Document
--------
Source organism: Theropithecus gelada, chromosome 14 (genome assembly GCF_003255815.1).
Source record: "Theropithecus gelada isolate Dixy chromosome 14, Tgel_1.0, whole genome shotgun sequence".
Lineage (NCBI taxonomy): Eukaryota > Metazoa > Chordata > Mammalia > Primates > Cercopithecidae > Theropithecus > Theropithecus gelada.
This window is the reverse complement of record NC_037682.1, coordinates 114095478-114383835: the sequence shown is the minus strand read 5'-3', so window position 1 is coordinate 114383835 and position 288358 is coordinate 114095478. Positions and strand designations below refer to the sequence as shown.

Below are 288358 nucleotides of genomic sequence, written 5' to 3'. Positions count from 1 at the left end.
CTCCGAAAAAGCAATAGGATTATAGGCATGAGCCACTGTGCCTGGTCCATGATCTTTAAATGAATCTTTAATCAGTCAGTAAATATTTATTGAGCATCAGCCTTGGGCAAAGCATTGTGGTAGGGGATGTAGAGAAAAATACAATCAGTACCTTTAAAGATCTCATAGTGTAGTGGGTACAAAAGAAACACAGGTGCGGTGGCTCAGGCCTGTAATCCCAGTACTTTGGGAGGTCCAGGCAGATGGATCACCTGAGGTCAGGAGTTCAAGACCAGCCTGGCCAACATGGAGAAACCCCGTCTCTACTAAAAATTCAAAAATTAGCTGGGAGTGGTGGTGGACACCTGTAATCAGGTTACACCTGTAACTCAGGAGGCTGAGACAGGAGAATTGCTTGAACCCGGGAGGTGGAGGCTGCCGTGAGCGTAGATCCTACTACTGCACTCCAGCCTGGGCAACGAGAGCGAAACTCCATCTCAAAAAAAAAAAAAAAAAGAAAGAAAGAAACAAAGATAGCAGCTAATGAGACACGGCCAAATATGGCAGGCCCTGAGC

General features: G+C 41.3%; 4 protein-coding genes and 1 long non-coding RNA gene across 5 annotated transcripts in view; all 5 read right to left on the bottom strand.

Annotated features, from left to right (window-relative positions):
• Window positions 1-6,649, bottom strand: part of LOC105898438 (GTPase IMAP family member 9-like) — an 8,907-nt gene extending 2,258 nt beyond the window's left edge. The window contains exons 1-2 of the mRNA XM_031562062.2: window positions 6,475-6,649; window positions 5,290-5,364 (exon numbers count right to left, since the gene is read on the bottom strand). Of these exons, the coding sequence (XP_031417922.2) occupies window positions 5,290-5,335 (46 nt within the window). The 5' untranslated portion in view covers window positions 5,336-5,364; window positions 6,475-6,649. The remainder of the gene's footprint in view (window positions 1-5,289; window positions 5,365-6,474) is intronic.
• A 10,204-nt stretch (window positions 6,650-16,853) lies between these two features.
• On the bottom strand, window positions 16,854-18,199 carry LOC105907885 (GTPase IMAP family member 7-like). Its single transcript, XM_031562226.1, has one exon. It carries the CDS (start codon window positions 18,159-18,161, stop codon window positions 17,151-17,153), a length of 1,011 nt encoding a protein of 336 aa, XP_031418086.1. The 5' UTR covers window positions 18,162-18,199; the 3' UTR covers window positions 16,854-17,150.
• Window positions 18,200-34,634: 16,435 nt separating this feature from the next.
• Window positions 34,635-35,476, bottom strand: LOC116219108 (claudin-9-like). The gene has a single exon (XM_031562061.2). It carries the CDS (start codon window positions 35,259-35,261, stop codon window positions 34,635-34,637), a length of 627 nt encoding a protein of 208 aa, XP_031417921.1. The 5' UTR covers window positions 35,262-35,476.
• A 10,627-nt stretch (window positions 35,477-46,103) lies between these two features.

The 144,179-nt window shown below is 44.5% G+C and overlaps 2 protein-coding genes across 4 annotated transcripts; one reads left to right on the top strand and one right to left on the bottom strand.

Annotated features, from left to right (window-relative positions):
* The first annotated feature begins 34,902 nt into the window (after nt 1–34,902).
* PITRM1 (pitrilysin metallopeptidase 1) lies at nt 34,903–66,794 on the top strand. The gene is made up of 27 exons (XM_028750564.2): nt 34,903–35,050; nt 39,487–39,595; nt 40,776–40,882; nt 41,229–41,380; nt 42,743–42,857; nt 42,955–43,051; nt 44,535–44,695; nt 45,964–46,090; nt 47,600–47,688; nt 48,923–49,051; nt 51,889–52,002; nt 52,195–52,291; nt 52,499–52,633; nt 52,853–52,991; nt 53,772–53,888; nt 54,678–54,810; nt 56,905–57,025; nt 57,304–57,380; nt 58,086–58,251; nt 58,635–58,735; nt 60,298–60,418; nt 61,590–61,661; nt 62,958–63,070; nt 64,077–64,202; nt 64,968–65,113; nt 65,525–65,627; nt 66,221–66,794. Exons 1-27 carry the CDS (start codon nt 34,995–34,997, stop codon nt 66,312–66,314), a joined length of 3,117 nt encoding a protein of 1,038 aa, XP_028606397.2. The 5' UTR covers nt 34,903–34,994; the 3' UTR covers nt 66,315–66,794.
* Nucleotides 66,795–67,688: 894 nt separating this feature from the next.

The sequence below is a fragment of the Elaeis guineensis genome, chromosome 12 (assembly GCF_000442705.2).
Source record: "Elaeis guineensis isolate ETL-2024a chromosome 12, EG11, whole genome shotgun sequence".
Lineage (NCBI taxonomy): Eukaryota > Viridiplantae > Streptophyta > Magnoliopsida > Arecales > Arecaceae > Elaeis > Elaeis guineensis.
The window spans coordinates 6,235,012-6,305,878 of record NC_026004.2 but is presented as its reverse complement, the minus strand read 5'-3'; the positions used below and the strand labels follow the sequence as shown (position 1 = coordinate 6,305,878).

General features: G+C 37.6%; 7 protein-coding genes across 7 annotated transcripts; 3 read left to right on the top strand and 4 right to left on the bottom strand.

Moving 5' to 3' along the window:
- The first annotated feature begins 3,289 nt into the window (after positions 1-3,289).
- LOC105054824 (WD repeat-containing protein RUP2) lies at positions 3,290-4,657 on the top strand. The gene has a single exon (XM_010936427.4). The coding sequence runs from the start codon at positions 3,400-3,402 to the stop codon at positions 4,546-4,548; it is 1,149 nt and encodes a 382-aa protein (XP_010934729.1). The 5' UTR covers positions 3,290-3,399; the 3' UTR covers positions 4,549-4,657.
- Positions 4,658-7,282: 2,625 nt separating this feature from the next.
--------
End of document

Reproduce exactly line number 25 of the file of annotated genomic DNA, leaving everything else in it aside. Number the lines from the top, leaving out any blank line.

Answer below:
Moving 5' to 3' along the window: